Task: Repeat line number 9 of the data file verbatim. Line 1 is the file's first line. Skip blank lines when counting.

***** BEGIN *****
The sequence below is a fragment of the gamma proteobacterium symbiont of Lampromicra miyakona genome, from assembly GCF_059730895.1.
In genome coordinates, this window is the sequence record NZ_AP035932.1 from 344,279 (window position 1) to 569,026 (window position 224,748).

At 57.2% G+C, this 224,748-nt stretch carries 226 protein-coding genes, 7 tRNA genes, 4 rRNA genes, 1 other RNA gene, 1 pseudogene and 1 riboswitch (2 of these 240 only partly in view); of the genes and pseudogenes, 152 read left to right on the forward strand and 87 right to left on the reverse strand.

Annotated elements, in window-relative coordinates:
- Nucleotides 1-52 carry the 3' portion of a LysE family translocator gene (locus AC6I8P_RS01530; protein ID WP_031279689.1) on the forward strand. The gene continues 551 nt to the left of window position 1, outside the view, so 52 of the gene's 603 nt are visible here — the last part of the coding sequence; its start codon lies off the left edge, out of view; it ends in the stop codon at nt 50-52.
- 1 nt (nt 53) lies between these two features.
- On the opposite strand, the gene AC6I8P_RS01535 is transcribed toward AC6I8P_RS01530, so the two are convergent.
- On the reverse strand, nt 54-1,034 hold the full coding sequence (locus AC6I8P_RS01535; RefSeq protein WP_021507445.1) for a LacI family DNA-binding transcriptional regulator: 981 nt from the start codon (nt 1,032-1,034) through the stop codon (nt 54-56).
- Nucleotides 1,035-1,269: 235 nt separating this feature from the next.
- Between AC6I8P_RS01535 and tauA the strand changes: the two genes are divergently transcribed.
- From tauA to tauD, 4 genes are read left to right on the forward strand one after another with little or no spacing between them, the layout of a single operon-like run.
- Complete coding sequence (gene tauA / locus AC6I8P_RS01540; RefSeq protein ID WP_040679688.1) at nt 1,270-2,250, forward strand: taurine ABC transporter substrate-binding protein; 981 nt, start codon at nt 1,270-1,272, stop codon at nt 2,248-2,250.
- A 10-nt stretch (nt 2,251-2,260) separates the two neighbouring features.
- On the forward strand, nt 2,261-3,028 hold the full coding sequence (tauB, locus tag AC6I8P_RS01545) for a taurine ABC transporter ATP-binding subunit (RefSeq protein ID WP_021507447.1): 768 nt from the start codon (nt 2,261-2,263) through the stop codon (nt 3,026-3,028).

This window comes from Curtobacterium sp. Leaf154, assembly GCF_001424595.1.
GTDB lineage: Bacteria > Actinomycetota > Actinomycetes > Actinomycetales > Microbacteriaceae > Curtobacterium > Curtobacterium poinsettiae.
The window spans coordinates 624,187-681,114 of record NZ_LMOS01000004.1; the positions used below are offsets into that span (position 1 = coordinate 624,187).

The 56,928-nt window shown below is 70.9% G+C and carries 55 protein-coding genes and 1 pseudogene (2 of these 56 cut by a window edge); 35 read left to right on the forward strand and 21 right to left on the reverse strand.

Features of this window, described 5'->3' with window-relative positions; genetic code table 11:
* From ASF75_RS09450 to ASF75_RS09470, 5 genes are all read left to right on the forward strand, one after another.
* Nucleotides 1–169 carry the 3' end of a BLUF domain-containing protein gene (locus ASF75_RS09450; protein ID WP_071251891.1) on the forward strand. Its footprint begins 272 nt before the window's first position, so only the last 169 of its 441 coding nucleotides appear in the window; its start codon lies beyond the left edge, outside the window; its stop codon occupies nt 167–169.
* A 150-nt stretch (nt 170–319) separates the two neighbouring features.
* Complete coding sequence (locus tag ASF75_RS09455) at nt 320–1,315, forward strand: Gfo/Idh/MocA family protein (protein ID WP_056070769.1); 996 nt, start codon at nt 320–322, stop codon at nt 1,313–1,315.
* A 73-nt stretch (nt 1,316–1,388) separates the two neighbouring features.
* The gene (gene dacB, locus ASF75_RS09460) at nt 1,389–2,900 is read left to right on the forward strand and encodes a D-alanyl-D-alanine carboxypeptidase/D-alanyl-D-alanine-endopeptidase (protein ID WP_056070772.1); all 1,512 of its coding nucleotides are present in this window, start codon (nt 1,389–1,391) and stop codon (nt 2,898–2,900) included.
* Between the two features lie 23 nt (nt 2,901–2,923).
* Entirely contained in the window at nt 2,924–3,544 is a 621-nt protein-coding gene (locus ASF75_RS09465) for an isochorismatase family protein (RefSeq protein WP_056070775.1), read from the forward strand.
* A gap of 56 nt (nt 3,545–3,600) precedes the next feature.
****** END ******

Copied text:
- Nucleotides 1,035-1,269: 235 nt separating this feature from the next.